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Old 01-28-2011, 11:18 PM   #1 (permalink)
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Default Gas question high octane vs. regular

When I took my 01 Subaru to the mechanic, a specialist, he said that I could only put high octane (premium) gas in it, is this true? I just bought it, have not put any gas in it, but the dealer that I bought it from said that's all he put in it. My grandmother has a corvette, which also requires high octane, but she puts regular in it. So, a little help please? Thus far, I have not seen one thing about the gas, am I just that new of a Subaru owner and this is just something everyone knows, or was the mechanic pulling my chain?
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Old 01-28-2011, 11:21 PM   #2 (permalink)
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From your other thread I see you have the H6, so premium is suggested by Subaru for that engine. The car will run as designed on premium. Not everyone does this, but it is what I would suggest as well.
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Old 01-28-2011, 11:36 PM   #3 (permalink)
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Yea the higher octane is going to run cleaner and nicer than the lower octanes... but ocassionally i'll put low octane in if I need a bit more bang for the buck.... BTW, in NZ we have 98 (highest) , 96 and 91 (lowest)... I run my H6 2001 on 96 which I take is good enough? It is 'premium' gas but not the top of the range 98?
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Old 01-28-2011, 11:48 PM   #4 (permalink)
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I thought that was the case, the way this guy put it, it was like my car was not going to start if I put regular in it. Thanx! I plan on making this car last, so if I can afford it, I will put premium in it more times than not, but it's nice to know that if I am in a pinch, I can use regular.
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Old 01-29-2011, 02:31 AM   #5 (permalink)
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The basics of it. Your engine develops hot spots under load that runs the risk of preignition of the fuel when using lower octane fuel. So if your smashing up the mountain with a decent load you want the higher octane fuel. Putting around town you can probably get away with lower octane fuel. The hot spots cause the lower octane fuel to combust before the correct point in the cylinder stroke. The new 3.6 runs on regular low octane because subaru corrected the cooling and hot spot issue in the design. So your car will start and run on lower octane fuel but as you raise the load on the engine you increase the pre ignition risk with the lower octane fuel.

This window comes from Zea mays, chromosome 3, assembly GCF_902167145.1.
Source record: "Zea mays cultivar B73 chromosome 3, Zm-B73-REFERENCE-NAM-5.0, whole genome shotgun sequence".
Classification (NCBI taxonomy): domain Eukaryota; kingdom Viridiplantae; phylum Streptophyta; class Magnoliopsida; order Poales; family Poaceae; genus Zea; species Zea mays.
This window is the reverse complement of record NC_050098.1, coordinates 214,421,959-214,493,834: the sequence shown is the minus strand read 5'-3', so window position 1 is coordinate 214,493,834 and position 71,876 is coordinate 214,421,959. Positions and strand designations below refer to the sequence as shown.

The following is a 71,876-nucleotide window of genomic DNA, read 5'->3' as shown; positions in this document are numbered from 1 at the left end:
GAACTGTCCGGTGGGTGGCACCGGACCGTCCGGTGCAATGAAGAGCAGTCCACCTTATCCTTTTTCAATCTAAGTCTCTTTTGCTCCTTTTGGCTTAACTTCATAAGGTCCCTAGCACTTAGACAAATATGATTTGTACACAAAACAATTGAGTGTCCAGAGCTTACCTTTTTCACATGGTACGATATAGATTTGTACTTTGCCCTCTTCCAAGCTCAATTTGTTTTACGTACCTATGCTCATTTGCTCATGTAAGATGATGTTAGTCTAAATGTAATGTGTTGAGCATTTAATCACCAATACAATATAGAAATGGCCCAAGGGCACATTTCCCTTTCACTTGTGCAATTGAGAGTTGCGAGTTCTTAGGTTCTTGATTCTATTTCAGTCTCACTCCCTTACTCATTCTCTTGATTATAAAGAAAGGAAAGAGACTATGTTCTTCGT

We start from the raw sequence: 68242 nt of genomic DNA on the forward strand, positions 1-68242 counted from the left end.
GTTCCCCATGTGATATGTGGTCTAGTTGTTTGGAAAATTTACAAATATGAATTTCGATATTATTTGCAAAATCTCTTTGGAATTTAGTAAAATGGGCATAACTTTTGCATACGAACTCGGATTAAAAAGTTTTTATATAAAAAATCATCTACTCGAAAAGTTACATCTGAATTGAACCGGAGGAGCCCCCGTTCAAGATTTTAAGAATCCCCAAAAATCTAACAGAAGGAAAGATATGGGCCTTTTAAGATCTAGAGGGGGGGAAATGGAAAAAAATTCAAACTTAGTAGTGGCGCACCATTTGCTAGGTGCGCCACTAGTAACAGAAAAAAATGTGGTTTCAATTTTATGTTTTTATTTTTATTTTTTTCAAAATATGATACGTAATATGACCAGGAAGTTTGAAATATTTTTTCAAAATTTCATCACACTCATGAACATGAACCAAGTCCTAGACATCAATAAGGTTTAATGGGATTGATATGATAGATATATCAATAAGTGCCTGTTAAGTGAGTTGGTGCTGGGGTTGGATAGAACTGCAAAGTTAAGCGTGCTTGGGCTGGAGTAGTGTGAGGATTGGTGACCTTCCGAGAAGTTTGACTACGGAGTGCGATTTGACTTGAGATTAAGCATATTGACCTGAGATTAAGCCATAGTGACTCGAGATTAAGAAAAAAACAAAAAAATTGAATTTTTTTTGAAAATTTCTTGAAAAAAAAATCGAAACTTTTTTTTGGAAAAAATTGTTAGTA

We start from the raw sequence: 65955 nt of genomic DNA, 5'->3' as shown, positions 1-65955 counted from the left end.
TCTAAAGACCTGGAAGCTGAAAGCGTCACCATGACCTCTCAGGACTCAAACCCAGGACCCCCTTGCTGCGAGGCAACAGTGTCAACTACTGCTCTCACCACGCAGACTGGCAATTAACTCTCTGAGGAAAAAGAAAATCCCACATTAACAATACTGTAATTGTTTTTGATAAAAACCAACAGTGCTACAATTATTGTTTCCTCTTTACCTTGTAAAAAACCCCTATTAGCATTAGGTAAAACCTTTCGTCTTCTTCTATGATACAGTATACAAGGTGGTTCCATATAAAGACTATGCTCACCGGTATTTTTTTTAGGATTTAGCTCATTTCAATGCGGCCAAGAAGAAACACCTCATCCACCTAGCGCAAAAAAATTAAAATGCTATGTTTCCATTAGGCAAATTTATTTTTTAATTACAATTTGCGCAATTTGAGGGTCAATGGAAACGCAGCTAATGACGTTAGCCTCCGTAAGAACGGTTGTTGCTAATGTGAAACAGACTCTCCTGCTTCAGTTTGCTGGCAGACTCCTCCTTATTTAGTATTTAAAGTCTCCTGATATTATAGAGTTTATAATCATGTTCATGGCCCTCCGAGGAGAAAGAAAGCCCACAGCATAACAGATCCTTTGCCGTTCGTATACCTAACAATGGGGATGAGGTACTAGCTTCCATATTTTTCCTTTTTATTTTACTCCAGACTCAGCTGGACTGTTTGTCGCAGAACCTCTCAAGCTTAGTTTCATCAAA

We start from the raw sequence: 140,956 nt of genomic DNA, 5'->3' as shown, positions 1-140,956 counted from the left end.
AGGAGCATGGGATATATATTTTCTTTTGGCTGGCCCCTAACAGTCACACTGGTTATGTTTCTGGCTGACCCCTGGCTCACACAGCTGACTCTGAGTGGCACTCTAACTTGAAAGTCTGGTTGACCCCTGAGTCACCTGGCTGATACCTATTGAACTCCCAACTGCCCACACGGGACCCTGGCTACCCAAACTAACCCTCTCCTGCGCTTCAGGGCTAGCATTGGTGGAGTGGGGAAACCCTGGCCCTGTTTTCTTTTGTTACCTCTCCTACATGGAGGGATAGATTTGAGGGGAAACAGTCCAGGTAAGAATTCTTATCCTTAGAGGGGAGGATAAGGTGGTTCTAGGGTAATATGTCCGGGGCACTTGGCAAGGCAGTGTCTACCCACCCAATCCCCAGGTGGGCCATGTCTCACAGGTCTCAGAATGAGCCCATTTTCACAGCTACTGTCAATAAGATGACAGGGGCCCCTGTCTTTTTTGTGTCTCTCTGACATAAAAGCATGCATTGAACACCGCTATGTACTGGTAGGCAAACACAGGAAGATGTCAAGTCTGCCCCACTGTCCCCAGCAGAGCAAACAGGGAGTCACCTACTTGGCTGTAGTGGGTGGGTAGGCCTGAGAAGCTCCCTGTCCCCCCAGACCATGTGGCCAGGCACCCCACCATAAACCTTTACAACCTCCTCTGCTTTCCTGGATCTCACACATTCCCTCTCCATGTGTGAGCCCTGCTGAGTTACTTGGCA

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Old 01-29-2011, 02:37 AM   #6 (permalink)
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When the the 3.0 h6 detects pre ignition which can be called a knock or ping the sensors pick it up and reduce the power through timing and fuel management to reduce the chances of pre ignition which can cause damage to the cylinder given the fuel ignition must happen at a specific time or it can cause an imbalance between cylinders Loss of power and damage to various engine components
Higher octane gas is the same base fuel with various additives that lower the burn point of the fuel making it more stable and less sensitive to hot spots allowing the engine to fire the cylinder when the spark is delivered vs the fuel firing off due to pressure and heat say mid stroke.